import org.junit.After;
import org.junit.Before;
import org.junit.Test;

public class ClientTest {
    /**
     * Set up logic.
     * @throws Exception Thrown in case of any error.
     */
    @Before
    public void beforeTest() throws Exception {
        System.out.println("Preparing for test execution: " + getClass().getSimpleName());
    }

    /**
     * Tear down logic.
     * @throws Exception Thrown in case of any error.
     */
    @After
    public void afterTest() throws Exception {
        System.out.println("Tearing down test execution: " + getClass().getSimpleName());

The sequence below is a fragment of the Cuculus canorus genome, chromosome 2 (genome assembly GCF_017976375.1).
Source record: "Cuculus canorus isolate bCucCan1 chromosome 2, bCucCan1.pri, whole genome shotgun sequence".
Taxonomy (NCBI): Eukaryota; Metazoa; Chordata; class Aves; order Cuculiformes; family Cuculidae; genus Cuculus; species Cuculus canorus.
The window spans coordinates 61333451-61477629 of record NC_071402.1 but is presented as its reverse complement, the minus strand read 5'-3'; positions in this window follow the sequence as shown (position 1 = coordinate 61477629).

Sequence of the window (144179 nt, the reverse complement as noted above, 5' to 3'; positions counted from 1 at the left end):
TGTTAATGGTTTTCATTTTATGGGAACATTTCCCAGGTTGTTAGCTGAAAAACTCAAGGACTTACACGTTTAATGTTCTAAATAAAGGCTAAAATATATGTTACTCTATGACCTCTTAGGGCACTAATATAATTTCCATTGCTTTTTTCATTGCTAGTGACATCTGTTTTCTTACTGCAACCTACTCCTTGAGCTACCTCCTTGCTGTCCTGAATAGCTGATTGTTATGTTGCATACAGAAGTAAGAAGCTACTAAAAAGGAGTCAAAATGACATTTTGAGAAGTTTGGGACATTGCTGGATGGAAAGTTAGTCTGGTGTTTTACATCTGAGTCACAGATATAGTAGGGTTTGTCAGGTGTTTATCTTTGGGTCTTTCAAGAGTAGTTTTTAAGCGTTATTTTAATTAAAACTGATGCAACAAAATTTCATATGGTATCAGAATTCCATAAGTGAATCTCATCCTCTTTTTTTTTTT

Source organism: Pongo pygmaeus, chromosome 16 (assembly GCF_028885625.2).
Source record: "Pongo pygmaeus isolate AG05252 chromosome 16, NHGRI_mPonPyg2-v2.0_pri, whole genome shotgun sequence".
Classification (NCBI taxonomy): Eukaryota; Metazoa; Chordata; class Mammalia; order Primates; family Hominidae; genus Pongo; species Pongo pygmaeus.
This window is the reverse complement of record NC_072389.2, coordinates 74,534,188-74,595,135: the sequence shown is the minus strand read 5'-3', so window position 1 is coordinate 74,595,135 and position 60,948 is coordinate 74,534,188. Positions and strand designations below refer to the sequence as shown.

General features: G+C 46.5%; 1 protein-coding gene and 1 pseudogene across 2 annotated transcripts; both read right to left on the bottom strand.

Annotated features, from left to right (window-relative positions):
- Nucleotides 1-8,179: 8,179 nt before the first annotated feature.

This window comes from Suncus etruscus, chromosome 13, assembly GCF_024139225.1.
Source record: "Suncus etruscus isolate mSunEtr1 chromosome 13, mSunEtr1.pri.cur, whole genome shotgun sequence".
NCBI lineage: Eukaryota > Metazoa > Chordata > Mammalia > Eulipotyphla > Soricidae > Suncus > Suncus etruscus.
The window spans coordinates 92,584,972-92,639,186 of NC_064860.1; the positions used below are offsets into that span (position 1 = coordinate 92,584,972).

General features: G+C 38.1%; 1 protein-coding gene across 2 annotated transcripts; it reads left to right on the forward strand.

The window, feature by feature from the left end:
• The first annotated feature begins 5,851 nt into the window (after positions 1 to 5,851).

}

    @Test
    public void testClient() {
        try {
             System.out.println(getClass().getSimpleName() +" Wait 5 seconds server to start ");
             Thread.sleep(5000);
             final String hostName = "xxxxxxxxxxx";
             // open a socket connection
             Socket socket = new Socket(hostName, 4000);
             // open I/O streams for objects
             ObjectOutputStream ou = new ObjectOutputStream(socket.getOutputStream());
             ObjectInputStream in = new ObjectInputStream(socket.getInputStream());
             ou.writeObject(new Date());
             ou.flush();
             ou.close();
             in.close();
           } catch(Exception e) {
             System.out.println(e.getMessage());
          }
    }
}